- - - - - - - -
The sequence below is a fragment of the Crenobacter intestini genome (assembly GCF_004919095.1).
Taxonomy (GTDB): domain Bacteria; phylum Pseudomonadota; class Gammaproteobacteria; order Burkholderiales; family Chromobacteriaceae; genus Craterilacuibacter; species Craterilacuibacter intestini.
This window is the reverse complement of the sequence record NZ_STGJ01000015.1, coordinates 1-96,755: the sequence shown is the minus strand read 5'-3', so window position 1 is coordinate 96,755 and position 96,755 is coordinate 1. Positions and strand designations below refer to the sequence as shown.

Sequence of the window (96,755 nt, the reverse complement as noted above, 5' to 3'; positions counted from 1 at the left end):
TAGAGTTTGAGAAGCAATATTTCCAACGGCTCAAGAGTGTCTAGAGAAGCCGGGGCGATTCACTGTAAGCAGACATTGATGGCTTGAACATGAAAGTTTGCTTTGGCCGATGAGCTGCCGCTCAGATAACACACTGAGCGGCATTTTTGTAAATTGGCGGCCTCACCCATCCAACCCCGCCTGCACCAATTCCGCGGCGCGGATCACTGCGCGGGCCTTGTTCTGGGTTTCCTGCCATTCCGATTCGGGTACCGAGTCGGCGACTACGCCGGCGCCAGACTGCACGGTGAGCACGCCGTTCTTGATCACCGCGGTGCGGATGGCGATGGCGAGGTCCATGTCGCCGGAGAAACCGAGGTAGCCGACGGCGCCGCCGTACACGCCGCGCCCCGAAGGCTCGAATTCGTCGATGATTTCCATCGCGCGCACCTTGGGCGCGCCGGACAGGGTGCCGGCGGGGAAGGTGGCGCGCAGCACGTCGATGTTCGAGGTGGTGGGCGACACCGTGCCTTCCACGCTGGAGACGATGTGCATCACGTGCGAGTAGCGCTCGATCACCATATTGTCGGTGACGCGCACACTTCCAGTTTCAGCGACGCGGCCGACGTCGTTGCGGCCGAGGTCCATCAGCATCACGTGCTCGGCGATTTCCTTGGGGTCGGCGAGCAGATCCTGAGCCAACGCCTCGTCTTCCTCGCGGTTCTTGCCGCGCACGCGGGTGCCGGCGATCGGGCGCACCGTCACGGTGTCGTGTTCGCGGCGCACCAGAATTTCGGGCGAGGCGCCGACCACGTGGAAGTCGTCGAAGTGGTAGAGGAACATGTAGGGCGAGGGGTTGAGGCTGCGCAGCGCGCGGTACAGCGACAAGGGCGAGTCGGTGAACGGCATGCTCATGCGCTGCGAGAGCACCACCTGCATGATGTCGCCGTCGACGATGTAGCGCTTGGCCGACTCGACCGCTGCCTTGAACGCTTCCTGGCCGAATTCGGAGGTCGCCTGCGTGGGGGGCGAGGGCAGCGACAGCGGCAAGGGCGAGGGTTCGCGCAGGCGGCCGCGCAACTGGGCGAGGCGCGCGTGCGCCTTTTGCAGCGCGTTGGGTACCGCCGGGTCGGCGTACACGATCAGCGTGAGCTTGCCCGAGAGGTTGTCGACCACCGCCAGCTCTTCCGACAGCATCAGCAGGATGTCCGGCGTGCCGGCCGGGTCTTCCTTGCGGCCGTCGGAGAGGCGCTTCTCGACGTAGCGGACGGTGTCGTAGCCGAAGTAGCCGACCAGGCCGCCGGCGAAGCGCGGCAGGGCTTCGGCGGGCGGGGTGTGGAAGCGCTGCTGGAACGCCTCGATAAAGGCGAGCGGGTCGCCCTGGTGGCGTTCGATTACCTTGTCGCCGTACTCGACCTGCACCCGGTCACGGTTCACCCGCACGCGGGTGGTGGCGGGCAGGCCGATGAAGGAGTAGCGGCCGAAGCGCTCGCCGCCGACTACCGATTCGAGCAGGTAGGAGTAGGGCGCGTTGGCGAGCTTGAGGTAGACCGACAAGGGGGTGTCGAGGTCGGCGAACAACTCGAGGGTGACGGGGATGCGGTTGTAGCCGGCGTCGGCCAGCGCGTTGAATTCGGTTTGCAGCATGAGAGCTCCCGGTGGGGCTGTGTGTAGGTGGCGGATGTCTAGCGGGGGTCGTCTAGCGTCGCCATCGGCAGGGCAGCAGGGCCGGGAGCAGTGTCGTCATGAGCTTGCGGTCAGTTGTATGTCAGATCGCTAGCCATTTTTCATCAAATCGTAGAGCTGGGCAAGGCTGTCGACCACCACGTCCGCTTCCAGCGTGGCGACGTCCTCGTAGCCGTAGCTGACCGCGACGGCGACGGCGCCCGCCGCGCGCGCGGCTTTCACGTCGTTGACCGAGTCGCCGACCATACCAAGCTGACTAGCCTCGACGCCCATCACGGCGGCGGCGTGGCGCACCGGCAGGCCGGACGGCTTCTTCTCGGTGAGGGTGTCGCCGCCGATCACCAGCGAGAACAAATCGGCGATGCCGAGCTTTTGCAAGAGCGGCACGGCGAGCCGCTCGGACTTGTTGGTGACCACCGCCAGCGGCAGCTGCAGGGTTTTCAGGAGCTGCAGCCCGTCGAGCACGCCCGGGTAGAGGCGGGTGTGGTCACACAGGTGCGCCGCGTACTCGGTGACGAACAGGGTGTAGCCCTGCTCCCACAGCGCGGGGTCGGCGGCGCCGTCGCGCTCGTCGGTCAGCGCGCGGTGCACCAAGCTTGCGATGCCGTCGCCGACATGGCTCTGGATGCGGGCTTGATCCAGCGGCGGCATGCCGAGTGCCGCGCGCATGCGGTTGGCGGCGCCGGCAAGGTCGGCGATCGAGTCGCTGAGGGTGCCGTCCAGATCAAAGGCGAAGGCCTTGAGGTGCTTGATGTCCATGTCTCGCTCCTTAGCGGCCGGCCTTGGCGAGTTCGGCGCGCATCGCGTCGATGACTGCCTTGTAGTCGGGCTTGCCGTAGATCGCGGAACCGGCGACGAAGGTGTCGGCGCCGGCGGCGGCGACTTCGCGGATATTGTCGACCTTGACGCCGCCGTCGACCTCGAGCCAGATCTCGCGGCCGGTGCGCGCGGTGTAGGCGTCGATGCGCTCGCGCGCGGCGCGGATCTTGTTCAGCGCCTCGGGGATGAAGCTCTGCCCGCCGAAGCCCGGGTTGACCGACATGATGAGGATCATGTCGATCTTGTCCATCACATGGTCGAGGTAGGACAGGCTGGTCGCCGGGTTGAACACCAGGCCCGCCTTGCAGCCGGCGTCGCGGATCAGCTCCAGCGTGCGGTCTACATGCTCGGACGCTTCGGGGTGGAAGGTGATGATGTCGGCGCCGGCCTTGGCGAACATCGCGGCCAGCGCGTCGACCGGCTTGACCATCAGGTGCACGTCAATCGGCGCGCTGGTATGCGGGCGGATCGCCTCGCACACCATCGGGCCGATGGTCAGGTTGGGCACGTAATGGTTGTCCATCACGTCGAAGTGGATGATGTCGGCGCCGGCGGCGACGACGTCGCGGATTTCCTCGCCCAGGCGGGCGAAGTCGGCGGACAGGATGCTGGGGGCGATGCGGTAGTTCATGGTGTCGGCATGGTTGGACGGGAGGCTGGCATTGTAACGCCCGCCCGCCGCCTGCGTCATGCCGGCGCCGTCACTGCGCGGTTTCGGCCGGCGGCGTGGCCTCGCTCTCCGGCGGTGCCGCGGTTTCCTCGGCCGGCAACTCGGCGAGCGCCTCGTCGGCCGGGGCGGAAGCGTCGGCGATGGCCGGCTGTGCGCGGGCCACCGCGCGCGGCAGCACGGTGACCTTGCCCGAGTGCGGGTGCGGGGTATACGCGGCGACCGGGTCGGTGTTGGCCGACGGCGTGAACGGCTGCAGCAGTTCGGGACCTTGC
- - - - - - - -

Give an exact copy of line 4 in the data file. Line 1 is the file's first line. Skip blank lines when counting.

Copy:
Sequence of the window (96,755 nt, the reverse complement as noted above, 5' to 3'; positions counted from 1 at the left end):